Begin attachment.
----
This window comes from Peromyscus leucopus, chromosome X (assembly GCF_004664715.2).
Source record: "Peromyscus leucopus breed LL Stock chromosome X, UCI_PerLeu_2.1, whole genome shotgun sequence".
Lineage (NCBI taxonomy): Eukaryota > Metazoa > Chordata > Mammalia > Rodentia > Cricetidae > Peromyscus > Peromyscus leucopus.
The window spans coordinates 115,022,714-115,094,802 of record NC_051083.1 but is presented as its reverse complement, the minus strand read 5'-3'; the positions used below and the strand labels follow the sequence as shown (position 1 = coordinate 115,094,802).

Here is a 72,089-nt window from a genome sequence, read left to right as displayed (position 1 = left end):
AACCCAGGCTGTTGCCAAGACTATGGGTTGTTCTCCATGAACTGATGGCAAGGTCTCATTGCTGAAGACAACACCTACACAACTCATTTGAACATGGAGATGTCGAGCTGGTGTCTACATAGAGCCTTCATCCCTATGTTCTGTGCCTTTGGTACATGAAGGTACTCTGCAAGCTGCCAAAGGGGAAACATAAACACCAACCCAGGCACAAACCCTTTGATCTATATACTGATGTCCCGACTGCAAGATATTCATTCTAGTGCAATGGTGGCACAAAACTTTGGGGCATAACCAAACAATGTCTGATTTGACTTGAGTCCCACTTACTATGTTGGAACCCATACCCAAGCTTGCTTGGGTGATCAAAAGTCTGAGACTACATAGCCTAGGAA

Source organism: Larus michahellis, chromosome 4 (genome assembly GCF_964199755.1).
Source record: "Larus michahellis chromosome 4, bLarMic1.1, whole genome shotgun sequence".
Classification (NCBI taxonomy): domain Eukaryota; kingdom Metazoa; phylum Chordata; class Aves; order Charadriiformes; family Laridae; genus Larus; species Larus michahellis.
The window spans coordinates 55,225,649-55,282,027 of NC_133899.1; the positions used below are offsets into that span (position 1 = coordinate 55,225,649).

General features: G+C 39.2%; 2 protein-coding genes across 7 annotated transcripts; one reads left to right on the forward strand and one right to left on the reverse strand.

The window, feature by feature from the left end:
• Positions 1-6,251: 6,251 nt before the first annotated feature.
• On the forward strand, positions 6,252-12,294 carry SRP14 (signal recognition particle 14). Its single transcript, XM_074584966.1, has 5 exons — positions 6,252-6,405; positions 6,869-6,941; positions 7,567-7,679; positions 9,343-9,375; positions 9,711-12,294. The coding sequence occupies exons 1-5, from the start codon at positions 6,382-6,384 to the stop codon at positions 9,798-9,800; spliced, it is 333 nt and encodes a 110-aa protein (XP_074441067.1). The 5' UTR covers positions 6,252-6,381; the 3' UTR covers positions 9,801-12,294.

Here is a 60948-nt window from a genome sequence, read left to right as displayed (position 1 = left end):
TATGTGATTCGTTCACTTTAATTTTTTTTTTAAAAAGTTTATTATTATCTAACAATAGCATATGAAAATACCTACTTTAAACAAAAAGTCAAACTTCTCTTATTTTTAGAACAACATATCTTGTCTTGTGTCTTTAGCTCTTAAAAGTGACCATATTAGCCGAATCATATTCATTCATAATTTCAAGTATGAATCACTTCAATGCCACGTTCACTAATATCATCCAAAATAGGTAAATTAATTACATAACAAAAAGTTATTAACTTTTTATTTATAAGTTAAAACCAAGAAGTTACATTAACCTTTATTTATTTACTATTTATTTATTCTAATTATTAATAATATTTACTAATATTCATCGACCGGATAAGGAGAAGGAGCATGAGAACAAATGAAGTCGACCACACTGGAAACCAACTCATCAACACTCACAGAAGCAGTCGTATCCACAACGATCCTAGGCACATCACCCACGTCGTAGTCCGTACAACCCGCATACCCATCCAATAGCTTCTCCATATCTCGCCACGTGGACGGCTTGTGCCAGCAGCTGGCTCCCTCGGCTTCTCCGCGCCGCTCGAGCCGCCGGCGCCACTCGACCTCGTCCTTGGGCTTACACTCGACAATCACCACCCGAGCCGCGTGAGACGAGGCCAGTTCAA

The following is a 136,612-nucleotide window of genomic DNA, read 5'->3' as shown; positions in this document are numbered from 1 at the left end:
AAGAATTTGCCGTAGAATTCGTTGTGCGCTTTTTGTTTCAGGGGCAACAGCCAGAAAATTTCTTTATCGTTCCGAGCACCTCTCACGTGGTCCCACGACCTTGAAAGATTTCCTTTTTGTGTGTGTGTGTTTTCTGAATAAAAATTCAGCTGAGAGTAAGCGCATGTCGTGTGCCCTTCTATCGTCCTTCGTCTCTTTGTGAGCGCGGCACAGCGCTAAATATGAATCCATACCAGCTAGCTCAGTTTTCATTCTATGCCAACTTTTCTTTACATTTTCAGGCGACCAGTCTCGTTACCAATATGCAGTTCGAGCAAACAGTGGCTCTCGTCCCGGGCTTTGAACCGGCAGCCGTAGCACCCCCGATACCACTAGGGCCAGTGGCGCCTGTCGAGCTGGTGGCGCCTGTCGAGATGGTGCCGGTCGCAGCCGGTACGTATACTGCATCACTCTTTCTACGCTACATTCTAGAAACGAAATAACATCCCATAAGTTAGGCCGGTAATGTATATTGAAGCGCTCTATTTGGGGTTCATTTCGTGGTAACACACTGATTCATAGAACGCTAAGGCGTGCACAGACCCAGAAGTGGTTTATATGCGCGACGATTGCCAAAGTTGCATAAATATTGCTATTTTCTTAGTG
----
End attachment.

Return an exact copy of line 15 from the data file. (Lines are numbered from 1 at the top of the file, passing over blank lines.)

Here is a 60948-nt window from a genome sequence, read left to right as displayed (position 1 = left end):